Father Of Mine, Tell Me Where Have You Been.

I had to pull the car over twice. Driving to meet my father, I didn’t know if I would punch him, hug him or shake his hand. Either way, I knew I was about to have one of the most difficult, if not awkward, encounters of my life.

Until I was 22, I had only two flash memories of my father. One, I was about six years old and he picked me up in a yellow car, to go get ice cream. The other was watching him play his guitar. Other than that, what I knew of him was what the adults in my life spoke of him, which was hardly ever. If he was mentioned, it was never in a pleasant light.

In 2002, my sister and I started talking about locating him. It was quite a shock when she called me at college and said, “I just found dad.” She paid $10 to one of those find-someone websites and within ten minutes, had his address and phone number. I knew I couldn’t be the one to call him. My sister is 12 years older than I am and actually had somewhat of a relationship with our father when she was young. She would have to take the reigns on this one.

Fast forward months later and my dad flew to NY to visit us. He was staying at my sister’s house. I came home from college that weekend and drove up to her house to, what felt like, meet him for the first time.

I walked in my sister’s house and he stood up. I looked at him – a worn, tired body, and eyes that seemed to harbor both a joy for the moment and a sadness for the past. I hugged him but if I’m being honest, it was more for him. I wanted nothing more than to turn around and walk away from this too-late reunion. I wasn’t really mad, I just felt like I didn’t need this.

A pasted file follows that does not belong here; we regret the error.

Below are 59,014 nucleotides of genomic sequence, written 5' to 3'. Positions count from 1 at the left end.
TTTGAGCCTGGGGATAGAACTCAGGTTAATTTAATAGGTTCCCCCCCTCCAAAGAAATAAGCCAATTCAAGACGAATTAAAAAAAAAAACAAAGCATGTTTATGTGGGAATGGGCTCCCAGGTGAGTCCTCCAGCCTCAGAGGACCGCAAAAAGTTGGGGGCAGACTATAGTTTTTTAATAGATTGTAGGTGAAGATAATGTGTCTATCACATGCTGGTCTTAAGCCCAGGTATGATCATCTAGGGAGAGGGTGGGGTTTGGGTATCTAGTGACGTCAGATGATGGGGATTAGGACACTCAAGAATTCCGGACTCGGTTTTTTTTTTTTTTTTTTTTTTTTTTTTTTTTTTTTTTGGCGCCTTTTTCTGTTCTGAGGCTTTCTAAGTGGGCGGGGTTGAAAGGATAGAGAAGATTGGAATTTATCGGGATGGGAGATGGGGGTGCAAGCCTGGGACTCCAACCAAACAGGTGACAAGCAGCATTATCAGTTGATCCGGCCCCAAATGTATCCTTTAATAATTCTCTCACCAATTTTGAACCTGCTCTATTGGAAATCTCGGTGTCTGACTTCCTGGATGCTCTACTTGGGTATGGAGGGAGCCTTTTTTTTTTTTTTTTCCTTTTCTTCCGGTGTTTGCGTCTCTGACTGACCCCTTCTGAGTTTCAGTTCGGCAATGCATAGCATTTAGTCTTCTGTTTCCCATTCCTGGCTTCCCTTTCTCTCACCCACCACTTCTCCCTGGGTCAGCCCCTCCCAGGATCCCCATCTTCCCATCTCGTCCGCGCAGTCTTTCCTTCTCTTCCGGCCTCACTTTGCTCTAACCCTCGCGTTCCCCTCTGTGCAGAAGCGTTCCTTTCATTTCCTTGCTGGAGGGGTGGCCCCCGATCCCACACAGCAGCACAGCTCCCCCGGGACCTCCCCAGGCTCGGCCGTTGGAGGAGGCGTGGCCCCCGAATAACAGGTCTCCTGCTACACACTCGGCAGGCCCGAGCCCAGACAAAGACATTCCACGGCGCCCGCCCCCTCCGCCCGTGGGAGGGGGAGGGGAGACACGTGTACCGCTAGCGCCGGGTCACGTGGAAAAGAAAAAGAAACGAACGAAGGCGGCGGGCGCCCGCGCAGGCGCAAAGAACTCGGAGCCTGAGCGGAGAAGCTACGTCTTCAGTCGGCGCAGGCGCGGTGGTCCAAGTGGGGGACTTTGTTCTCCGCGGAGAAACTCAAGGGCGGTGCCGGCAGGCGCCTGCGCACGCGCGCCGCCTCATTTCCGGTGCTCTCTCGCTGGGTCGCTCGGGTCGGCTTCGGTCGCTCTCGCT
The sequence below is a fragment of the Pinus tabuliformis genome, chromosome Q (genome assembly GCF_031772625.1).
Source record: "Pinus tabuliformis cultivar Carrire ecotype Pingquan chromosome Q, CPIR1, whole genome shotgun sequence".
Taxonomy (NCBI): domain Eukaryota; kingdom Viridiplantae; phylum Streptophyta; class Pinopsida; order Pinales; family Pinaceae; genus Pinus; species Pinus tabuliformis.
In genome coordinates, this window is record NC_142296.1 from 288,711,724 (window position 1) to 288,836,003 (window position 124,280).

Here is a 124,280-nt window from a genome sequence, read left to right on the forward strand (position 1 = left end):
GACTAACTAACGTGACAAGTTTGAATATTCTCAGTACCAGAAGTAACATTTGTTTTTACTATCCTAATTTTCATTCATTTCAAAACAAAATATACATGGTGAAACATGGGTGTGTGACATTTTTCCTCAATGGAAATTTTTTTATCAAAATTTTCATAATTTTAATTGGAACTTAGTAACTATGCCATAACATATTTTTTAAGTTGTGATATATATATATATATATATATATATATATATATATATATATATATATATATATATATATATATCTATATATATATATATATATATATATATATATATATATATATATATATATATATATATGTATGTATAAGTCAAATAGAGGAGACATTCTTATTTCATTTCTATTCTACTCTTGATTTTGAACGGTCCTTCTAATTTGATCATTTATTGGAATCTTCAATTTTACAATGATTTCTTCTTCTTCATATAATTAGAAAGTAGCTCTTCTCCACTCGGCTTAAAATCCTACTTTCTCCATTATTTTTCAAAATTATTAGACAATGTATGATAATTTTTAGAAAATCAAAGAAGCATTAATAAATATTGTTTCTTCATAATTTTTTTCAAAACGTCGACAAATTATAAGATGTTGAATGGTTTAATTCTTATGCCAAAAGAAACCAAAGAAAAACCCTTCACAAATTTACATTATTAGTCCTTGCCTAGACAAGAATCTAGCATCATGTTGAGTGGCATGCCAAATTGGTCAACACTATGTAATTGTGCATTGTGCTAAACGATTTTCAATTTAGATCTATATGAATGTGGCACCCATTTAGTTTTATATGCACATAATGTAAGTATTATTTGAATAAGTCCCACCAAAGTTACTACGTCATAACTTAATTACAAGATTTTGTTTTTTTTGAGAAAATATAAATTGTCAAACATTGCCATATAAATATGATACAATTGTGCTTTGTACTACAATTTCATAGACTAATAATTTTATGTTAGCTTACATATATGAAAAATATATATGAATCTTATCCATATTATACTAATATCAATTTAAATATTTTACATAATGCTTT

As the evening went on, we sat on my sister’s porch and talked for hours. We talked about my life, my sister’s life and what went wrong all those years ago. We talked about my mom passing back in ’97 and how heart breaking her loss is for all three of us. Until my sister contacted my father, he had not known Mom had died.

My parents had a complicated and difficult life together. They were very young when they started having children. My Mom was only 15 and my dad wasn’t much older. Add drugs, alcohol and mental illness to the mix and it became a very broken attempt to raise a family. They separated before I was old enough to even retain a memory of them being together. Both of my parents walked away from parenting at some point.

Being ten, twelve and fourteen years younger than my siblings, I’ve always relied on them to fill in the gaps for me. If it wasn’t for them all stepping up, helping to raise me in their own way, things would look very different for me right now.

Like I am with my Mother about all this, I’m not mad at my father. I guess I just accept things for what they were and what they are now. I can’t imagine making the choices that they made, but I’m not them. It makes me sad actually, to look at my kids and to think about all that my father missed out on with me. I’d like to say I’m sad for myself, missing out on having a father in my life, but I won’t – or perhaps I can’t. It’s hard to miss what you’ve never known.